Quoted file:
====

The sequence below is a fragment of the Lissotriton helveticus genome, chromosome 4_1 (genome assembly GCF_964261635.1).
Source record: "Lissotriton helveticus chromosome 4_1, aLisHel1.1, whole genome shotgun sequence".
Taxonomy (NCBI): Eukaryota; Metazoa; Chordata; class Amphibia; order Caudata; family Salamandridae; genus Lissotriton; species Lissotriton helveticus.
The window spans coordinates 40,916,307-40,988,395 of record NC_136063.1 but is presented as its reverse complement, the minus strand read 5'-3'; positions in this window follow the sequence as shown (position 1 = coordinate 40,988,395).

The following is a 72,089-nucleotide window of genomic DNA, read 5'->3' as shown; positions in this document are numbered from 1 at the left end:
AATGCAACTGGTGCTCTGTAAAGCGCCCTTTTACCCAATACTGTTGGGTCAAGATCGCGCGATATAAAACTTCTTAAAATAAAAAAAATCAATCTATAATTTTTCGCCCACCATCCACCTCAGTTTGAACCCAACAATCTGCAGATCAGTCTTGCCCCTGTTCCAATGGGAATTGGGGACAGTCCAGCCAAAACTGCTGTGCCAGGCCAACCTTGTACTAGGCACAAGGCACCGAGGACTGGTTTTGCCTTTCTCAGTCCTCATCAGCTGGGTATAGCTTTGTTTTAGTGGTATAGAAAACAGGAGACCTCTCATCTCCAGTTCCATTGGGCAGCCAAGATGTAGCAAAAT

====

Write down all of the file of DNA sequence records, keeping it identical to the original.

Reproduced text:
The sequence below is a fragment of the Lissotriton helveticus genome, chromosome 4_1 (genome assembly GCF_964261635.1).
Source record: "Lissotriton helveticus chromosome 4_1, aLisHel1.1, whole genome shotgun sequence".
Taxonomy (NCBI): Eukaryota; Metazoa; Chordata; class Amphibia; order Caudata; family Salamandridae; genus Lissotriton; species Lissotriton helveticus.
The window spans coordinates 40,916,307-40,988,395 of record NC_136063.1 but is presented as its reverse complement, the minus strand read 5'-3'; positions in this window follow the sequence as shown (position 1 = coordinate 40,988,395).

The following is a 72,089-nucleotide window of genomic DNA, read 5'->3' as shown; positions in this document are numbered from 1 at the left end:
AATGCAACTGGTGCTCTGTAAAGCGCCCTTTTACCCAATACTGTTGGGTCAAGATCGCGCGATATAAAACTTCTTAAAATAAAAAAAATCAATCTATAATTTTTCGCCCACCATCCACCTCAGTTTGAACCCAACAATCTGCAGATCAGTCTTGCCCCTGTTCCAATGGGAATTGGGGACAGTCCAGCCAAAACTGCTGTGCCAGGCCAACCTTGTACTAGGCACAAGGCACCGAGGACTGGTTTTGCCTTTCTCAGTCCTCATCAGCTGGGTATAGCTTTGTTTTAGTGGTATAGAAAACAGGAGACCTCTCATCTCCAGTTCCATTGGGCAGCCAAGATGTAGCAAAAT